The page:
I was eager to walk up to it but decided to let my dowsing rods choose the right path for me. For some reason this was the start of me being very cautious about entering such sites, and making sure that I did everything correctly. Something deep inside me was telling me that I only had one chance to get this right. I asked the dowsing rods to take me on the correct energetic path to reach the spot to which I needed to go on the mound. Kal, of course, walked pretty much straight up to the mound and began dowsing around it. I, however, was taken off to one side of the mound, seemingly on a completely tangential path!

I was tramping through the lush long grass wondering where the heck I was going, when suddenly, out of the green-ness, a sight appeared the completely justified my reliance upon the dowsing rods. It was the Mevan Maeth stone. From where I had started it was completely invisible. Only by following the rods could I have found this stone, and they took me straight to it, then looped all around it to come to a spiral half way along it. I stood atop the stone at the point of the spiral and pondered the wonders that are dowsing rods. Seemingly it was correct for me to come here first.

I felt like the stone was one of those cleansing types of stones that draws down the energy from the “real” world and dissipates it harmlessly into the surrounding landscape. As I was pretty relaxed and calm already this process happened quite quickly, and I was able to ask the rods to continue the journey after a minute or two. I felt ‘clean’ and ready for the next link in the chain.

From the long recumbent stone the dowsing rods took me to a prominent triangular stone on the ridge that separated two fields – a sinewy walk of some forty yards or so. Sheep had been lounging around the stone and they scattered as I got there. Seems like cattle are really attracted to stones that give out energy. Well, this one certainly did. I stood on top of the stone and moments later I was feeling the rush and tingle of bubbling energy rising up into my body. Nice! I was being re-energised with the “local” frequency, as it were.

Straight walk to the rath now? No chance. I was taken on what can only be described as a “circuitous route” up to the entrance – an obvious break in the circular earthwork with an inclined path and some “rest” spots on either side. There lounged Kal on one of those spots, chilling and enjoying the occasional sunshine.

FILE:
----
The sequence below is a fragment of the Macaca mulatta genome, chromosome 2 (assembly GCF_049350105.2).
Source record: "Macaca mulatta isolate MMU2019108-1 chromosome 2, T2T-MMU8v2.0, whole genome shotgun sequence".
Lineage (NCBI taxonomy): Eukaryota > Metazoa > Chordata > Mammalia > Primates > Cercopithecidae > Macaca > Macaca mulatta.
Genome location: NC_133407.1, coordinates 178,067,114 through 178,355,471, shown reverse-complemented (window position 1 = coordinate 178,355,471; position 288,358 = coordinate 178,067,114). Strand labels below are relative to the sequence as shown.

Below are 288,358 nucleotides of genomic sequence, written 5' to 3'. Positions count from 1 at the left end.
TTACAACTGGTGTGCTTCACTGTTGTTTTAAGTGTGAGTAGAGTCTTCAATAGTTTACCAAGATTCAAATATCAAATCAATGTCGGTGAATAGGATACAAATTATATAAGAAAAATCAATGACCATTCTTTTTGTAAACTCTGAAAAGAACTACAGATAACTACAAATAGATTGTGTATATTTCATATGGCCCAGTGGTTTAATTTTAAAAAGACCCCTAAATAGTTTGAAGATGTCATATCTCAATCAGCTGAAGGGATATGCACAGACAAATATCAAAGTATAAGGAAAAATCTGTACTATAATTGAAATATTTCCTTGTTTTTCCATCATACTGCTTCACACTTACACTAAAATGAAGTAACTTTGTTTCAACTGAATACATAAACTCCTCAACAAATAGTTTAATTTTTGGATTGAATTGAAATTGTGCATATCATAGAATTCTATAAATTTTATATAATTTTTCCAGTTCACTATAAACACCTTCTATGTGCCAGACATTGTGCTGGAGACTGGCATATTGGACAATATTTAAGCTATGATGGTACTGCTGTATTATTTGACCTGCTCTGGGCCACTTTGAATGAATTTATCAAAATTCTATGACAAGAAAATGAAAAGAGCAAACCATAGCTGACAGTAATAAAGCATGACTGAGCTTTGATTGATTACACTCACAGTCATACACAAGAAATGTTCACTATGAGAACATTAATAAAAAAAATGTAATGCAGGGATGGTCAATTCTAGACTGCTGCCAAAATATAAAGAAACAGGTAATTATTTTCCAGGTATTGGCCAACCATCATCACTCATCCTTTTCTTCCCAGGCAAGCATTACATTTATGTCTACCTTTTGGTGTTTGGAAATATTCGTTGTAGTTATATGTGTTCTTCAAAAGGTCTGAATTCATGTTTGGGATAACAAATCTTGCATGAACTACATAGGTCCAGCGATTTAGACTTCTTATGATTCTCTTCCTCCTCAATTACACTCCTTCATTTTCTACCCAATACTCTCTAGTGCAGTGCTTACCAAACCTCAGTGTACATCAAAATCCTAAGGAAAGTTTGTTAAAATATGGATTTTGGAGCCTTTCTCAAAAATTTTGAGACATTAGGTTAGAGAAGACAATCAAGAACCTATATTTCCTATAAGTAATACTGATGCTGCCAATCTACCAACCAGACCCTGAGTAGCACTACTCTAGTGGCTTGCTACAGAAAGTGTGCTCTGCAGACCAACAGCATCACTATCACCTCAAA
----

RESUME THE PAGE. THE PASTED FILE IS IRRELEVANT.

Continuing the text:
I asked for a power centre to use and was taken to one side of the entrance – opposite Kal – where there was a dusty hole in the grass. Here I laid out my elemental crystals.

As I stood in the crystal layout I felt like there was something for me here and my mind began to swim in a swirling formation as though I was going dizzy. I wasn’t – but the picture in my head was of my mind whirling. I asked the dowsing rods if the hill had energy still, and they practically swung to hit me the reaction was so strong. Was it the right thing to do to be here? The rods said YES. Was I supposed to get something from this place? Again YES. Was it connected with my ancestor quest? Very strong YES. The decision was made.

I then asked the rods to lead me somewhere that I could fully empower myself with the energies available in this rath, and I was taken to the very centre of the earthwork’s circular top. I took along my quartz crystal – the “spirit” element of the crystal set. As I placed the quartz crystal down I had an impulse – to dance. In my mind the steps to dance were visualised and I stood for several minutes plucking up the courage to do such an unusual act (for me).. Kal would have had no trouble. Luckily, he couldn’t see me, so I began a sort of circular dance following this movement:

Spiralling dance pattern at Rathcruachan

I had to face outwards as I spun and soon I was getting dizzy – just like the feeling I had felt some minutes earlier when I was standing in the crystal layout at the rath’s entrance. Every time I turned to face inwards I was getting a faster and faster spinning glimpse of the grass and it was producing this incredibly hypnotic pattern. I felt at once sick and full of energy! During the dance I felt I should chant the four element in turn: “Earth, air, water and fire“. I did this over and over until I fell over in a whirling sickening heap of laughter and exuberance. Madness!

It was great fun and I felt as though I had truly interacted with the forces that inhabited that place – if only for their amusement! Now that I had been energised by the elements it was time to see what the next stage in my battle preparations would be. On to the next sacred ring of earth.


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  1. Hi Gwas